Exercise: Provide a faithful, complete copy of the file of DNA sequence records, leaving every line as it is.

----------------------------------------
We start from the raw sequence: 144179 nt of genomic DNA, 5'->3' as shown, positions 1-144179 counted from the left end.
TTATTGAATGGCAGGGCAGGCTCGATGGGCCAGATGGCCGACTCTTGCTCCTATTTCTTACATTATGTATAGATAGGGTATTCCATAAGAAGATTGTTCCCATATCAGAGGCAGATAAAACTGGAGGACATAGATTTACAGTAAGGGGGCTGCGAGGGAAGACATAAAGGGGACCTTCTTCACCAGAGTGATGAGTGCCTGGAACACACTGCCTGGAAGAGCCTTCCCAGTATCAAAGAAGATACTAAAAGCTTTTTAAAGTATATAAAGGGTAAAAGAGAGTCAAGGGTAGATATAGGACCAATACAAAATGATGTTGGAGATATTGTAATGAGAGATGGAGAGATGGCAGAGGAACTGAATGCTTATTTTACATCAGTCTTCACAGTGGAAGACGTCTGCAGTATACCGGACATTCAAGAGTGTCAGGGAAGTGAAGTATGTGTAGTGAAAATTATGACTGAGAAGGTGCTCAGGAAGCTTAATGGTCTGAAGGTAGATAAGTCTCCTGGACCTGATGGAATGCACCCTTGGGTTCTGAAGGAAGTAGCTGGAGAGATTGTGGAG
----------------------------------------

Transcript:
We start from the raw sequence: 144179 nt of genomic DNA, 5'->3' as shown, positions 1-144179 counted from the left end.
TTATTGAATGGCAGGGCAGGCTCGATGGGCCAGATGGCCGACTCTTGCTCCTATTTCTTACATTATGTATAGATAGGGTATTCCATAAGAAGATTGTTCCCATATCAGAGGCAGATAAAACTGGAGGACATAGATTTACAGTAAGGGGGCTGCGAGGGAAGACATAAAGGGGACCTTCTTCACCAGAGTGATGAGTGCCTGGAACACACTGCCTGGAAGAGCCTTCCCAGTATCAAAGAAGATACTAAAAGCTTTTTAAAGTATATAAAGGGTAAAAGAGAGTCAAGGGTAGATATAGGACCAATACAAAATGATGTTGGAGATATTGTAATGAGAGATGGAGAGATGGCAGAGGAACTGAATGCTTATTTTACATCAGTCTTCACAGTGGAAGACGTCTGCAGTATACCGGACATTCAAGAGTGTCAGGGAAGTGAAGTATGTGTAGTGAAAATTATGACTGAGAAGGTGCTCAGGAAGCTTAATGGTCTGAAGGTAGATAAGTCTCCTGGACCTGATGGAATGCACCCTTGGGTTCTGAAGGAAGTAGCTGGAGAGATTGTGGAG